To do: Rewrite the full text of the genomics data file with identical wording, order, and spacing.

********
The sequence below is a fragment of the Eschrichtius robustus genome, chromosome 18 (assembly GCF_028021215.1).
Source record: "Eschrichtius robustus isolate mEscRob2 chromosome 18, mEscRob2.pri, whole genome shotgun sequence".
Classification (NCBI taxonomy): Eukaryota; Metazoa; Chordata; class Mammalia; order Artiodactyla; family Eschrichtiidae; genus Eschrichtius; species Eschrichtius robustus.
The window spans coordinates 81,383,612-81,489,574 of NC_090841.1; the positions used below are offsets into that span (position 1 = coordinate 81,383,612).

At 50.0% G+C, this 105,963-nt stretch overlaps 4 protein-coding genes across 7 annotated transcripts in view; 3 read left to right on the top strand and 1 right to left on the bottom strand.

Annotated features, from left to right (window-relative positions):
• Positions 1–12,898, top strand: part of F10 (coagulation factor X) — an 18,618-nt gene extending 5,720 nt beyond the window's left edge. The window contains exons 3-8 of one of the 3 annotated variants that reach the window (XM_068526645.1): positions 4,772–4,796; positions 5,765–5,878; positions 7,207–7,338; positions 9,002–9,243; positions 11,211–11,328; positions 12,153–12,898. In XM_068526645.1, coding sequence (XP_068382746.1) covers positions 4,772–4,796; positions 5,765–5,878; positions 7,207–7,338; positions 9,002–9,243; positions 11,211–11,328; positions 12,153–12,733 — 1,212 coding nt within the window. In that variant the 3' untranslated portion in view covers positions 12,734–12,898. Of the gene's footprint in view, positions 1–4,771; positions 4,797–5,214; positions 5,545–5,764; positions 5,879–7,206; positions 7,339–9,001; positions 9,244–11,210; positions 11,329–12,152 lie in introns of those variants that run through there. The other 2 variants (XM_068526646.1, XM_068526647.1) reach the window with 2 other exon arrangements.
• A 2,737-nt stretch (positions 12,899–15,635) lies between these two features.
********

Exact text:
The sequence below is a fragment of the Eschrichtius robustus genome, chromosome 18 (assembly GCF_028021215.1).
Source record: "Eschrichtius robustus isolate mEscRob2 chromosome 18, mEscRob2.pri, whole genome shotgun sequence".
Classification (NCBI taxonomy): Eukaryota; Metazoa; Chordata; class Mammalia; order Artiodactyla; family Eschrichtiidae; genus Eschrichtius; species Eschrichtius robustus.
The window spans coordinates 81,383,612-81,489,574 of NC_090841.1; the positions used below are offsets into that span (position 1 = coordinate 81,383,612).

At 50.0% G+C, this 105,963-nt stretch overlaps 4 protein-coding genes across 7 annotated transcripts in view; 3 read left to right on the top strand and 1 right to left on the bottom strand.

Annotated features, from left to right (window-relative positions):
• Positions 1–12,898, top strand: part of F10 (coagulation factor X) — an 18,618-nt gene extending 5,720 nt beyond the window's left edge. The window contains exons 3-8 of one of the 3 annotated variants that reach the window (XM_068526645.1): positions 4,772–4,796; positions 5,765–5,878; positions 7,207–7,338; positions 9,002–9,243; positions 11,211–11,328; positions 12,153–12,898. In XM_068526645.1, coding sequence (XP_068382746.1) covers positions 4,772–4,796; positions 5,765–5,878; positions 7,207–7,338; positions 9,002–9,243; positions 11,211–11,328; positions 12,153–12,733 — 1,212 coding nt within the window. In that variant the 3' untranslated portion in view covers positions 12,734–12,898. Of the gene's footprint in view, positions 1–4,771; positions 4,797–5,214; positions 5,545–5,764; positions 5,879–7,206; positions 7,339–9,001; positions 9,244–11,210; positions 11,329–12,152 lie in introns of those variants that run through there. The other 2 variants (XM_068526646.1, XM_068526647.1) reach the window with 2 other exon arrangements.
• A 2,737-nt stretch (positions 12,899–15,635) lies between these two features.